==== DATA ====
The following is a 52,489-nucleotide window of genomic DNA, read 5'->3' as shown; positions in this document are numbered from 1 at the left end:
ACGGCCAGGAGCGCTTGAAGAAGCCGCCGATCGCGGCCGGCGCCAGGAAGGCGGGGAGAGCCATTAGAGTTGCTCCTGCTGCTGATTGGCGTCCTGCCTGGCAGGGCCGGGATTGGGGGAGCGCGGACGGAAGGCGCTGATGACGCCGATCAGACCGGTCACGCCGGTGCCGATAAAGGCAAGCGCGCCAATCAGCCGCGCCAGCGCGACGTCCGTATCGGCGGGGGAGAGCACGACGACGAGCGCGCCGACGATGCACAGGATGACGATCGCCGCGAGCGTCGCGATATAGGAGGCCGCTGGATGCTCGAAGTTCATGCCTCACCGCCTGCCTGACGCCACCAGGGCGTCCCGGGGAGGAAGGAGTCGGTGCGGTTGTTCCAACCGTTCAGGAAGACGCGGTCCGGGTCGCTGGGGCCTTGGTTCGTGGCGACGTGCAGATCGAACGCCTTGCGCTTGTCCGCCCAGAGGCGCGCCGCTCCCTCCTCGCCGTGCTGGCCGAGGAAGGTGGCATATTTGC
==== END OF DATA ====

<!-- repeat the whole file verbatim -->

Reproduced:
The following is a 52,489-nucleotide window of genomic DNA, read 5'->3' as shown; positions in this document are numbered from 1 at the left end:
ACGGCCAGGAGCGCTTGAAGAAGCCGCCGATCGCGGCCGGCGCCAGGAAGGCGGGGAGAGCCATTAGAGTTGCTCCTGCTGCTGATTGGCGTCCTGCCTGGCAGGGCCGGGATTGGGGGAGCGCGGACGGAAGGCGCTGATGACGCCGATCAGACCGGTCACGCCGGTGCCGATAAAGGCAAGCGCGCCAATCAGCCGCGCCAGCGCGACGTCCGTATCGGCGGGGGAGAGCACGACGACGAGCGCGCCGACGATGCACAGGATGACGATCGCCGCGAGCGTCGCGATATAGGAGGCCGCTGGATGCTCGAAGTTCATGCCTCACCGCCTGCCTGACGCCACCAGGGCGTCCCGGGGAGGAAGGAGTCGGTGCGGTTGTTCCAACCGTTCAGGAAGACGCGGTCCGGGTCGCTGGGGCCTTGGTTCGTGGCGACGTGCAGATCGAACGCCTTGCGCTTGTCCGCCCAGAGGCGCGCCGCTCCCTCCTCGCCGTGCTGGCCGAGGAAGGTGGCATATTTGC